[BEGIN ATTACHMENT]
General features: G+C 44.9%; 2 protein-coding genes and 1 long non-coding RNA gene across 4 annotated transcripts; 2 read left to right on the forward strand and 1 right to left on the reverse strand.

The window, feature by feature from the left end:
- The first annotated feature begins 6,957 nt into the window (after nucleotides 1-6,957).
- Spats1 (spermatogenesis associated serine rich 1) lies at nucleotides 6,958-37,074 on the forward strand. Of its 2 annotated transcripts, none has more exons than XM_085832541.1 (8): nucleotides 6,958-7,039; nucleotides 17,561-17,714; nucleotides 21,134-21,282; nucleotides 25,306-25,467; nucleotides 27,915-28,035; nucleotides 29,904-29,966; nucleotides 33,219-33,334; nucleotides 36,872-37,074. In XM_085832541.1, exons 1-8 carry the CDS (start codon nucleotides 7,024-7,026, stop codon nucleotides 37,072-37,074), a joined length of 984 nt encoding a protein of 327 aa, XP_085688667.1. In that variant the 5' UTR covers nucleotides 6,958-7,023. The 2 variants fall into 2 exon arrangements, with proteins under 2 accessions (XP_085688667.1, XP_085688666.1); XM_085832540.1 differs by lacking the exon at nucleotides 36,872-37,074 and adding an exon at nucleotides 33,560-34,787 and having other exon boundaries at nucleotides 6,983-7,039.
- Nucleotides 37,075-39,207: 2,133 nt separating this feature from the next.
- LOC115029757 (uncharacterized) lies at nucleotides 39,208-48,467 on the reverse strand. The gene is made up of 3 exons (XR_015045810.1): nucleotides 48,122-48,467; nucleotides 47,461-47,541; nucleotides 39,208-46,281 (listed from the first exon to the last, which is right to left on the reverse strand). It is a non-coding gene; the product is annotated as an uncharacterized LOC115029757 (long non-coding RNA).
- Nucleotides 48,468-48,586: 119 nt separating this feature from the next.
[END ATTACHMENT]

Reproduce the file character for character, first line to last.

General features: G+C 44.9%; 2 protein-coding genes and 1 long non-coding RNA gene across 4 annotated transcripts; 2 read left to right on the forward strand and 1 right to left on the reverse strand.

The window, feature by feature from the left end:
- The first annotated feature begins 6,957 nt into the window (after nucleotides 1-6,957).
- Spats1 (spermatogenesis associated serine rich 1) lies at nucleotides 6,958-37,074 on the forward strand. Of its 2 annotated transcripts, none has more exons than XM_085832541.1 (8): nucleotides 6,958-7,039; nucleotides 17,561-17,714; nucleotides 21,134-21,282; nucleotides 25,306-25,467; nucleotides 27,915-28,035; nucleotides 29,904-29,966; nucleotides 33,219-33,334; nucleotides 36,872-37,074. In XM_085832541.1, exons 1-8 carry the CDS (start codon nucleotides 7,024-7,026, stop codon nucleotides 37,072-37,074), a joined length of 984 nt encoding a protein of 327 aa, XP_085688667.1. In that variant the 5' UTR covers nucleotides 6,958-7,023. The 2 variants fall into 2 exon arrangements, with proteins under 2 accessions (XP_085688667.1, XP_085688666.1); XM_085832540.1 differs by lacking the exon at nucleotides 36,872-37,074 and adding an exon at nucleotides 33,560-34,787 and having other exon boundaries at nucleotides 6,983-7,039.
- Nucleotides 37,075-39,207: 2,133 nt separating this feature from the next.
- LOC115029757 (uncharacterized) lies at nucleotides 39,208-48,467 on the reverse strand. The gene is made up of 3 exons (XR_015045810.1): nucleotides 48,122-48,467; nucleotides 47,461-47,541; nucleotides 39,208-46,281 (listed from the first exon to the last, which is right to left on the reverse strand). It is a non-coding gene; the product is annotated as an uncharacterized LOC115029757 (long non-coding RNA).
- Nucleotides 48,468-48,586: 119 nt separating this feature from the next.